Members of the Peninsula Players, seen here at rehearsals, will perform Alice in Pantoland at Sidney’s Mary Winspear Centre starting Dec. 23 through Dec. 30, with the cast taking a rest on Dec. 25 and Dec. 28. (Peninsula Players/Submitted)

Members of the Peninsula Players, seen here at rehearsals, will perform Alice in Pantoland at Sidney’s Mary Winspear Centre starting Dec. 23 through Dec. 30, with the cast taking a rest on Dec. 25 and Dec. 28. (Peninsula Players/Submitted)

Sidney’s Mary Winspear Centre hosts seasonal take on Alice in Wonderland

Alice in Pantoland recognizes tradition of Pantomime at Christmas time

A community theatre group based on the Saanich Peninsula will offer their seasonal take on a classic piece of literature.

The Peninsula Players — whose history dates back to 1953 — will perform Alice in Pantoland at Sidney’s Mary Winspear Centre starting Dec. 23 through Dec. 30 with the cast taking a rest on Dec. 25 and Dec. 28.

Pantomime is a contemporary form of musical comedy, whose sources often include familiar fairy tales, which undergo topical, humorous modifications.

“Pantomimes are traditionally put on at Christmas time,” said Allan Haynes, who will direct the play. “They became popular in the UK about 140 years or so ago and they have grown in popularity. They generally run from somewhere in the middle of December to somewhere in middle of January.”

Some 20 years ago, they started to gain popularity in Canada, said Haynes.

So what is Alice doing in Pantoland?

“Well, she follows the (White Rabbit) down the rabbit hole and when she gets there, she finds out that Pantoland is the place where all of the pantomime actors live during their off-season, when they are not working. They all have to have second jobs there because they don’t earn enough money to live off their pantomime. So they are shopkeepers and things like that.”

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Alice’s arrival coincides with the scheduled coronation of Prince Charming.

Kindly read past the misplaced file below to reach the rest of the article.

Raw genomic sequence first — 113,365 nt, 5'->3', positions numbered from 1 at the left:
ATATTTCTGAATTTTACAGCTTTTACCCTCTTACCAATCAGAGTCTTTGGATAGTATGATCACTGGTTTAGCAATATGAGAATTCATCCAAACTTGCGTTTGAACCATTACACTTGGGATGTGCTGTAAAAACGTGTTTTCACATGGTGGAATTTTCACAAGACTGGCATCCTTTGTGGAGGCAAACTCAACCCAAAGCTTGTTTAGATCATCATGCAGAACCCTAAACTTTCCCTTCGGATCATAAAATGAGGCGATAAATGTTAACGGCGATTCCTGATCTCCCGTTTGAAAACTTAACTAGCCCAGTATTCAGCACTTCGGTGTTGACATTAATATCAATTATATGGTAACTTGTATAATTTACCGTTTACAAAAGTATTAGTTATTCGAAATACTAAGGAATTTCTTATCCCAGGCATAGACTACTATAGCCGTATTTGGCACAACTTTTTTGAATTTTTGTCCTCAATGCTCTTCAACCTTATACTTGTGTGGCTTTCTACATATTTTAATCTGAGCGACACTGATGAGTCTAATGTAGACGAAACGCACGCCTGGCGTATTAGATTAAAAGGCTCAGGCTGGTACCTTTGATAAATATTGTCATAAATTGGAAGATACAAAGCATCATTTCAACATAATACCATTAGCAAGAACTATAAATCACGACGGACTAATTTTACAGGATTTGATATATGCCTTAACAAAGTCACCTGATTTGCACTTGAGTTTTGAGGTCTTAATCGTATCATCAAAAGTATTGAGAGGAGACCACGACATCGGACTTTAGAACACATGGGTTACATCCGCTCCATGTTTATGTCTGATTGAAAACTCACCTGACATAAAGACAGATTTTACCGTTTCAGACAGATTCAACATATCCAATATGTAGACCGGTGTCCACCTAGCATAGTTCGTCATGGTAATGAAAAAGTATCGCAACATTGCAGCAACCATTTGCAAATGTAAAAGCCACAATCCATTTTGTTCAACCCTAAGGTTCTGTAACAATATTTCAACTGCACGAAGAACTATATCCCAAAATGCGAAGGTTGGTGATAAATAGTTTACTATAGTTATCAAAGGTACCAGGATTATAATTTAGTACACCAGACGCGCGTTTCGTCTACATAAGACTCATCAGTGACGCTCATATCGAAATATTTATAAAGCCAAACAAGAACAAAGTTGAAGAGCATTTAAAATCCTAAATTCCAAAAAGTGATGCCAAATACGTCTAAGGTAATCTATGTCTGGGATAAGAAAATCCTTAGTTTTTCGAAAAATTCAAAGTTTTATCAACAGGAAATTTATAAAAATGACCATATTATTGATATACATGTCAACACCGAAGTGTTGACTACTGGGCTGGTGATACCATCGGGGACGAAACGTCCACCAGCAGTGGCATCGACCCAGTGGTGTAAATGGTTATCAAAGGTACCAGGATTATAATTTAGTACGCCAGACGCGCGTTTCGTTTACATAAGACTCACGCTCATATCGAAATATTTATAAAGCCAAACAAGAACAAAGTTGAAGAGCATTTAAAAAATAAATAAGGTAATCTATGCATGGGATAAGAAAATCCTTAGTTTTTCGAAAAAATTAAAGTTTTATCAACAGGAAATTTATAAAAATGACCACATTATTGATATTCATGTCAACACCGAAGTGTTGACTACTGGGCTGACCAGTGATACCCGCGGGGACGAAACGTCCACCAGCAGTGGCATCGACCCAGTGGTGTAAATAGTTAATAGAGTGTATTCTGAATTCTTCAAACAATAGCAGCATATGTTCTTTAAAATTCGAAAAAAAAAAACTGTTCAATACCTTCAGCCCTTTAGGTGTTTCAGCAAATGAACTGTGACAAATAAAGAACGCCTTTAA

“But there is a problem, in that Prince Charming has gone missing and the Ice Queen, a very evil Ice Queen, is planning to take over the coronation and become the ruler.”

It goes without saying that she does not aim to become a benign ruler, but rather exploitative.

A cast of 13 ranging in ages from 11 to 60 years will perform the show, said Haynes.

“It’s quite a mix of people, which is one of the things I enjoy about it.”

The younger cast members, some of whom still attend school, learn from the more experienced actors, he said.

“And the older people feel rejuvenated by working with the youngsters, who are inevitably more lively than the older ones. I like having the younger ones, because they often stay a few years with us and it’s nice to see them develop over those years. Some of them are very good when they come to us. Others are a bit shy when they start.”

Back to the play, how does Alice help resolve the unsettled politics of Pantoland?

“Well, she comes up with some good ideas to rescue the Prince and to capture the Queen,” said Haynes. “And she relies on Robin Hood to execute them.” So there is a happy end for Alice and Prince Charming. “That’s left a little bit hanging in the air,” said Haynes.


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wolfgang.depner@peninsulanewsreview.com

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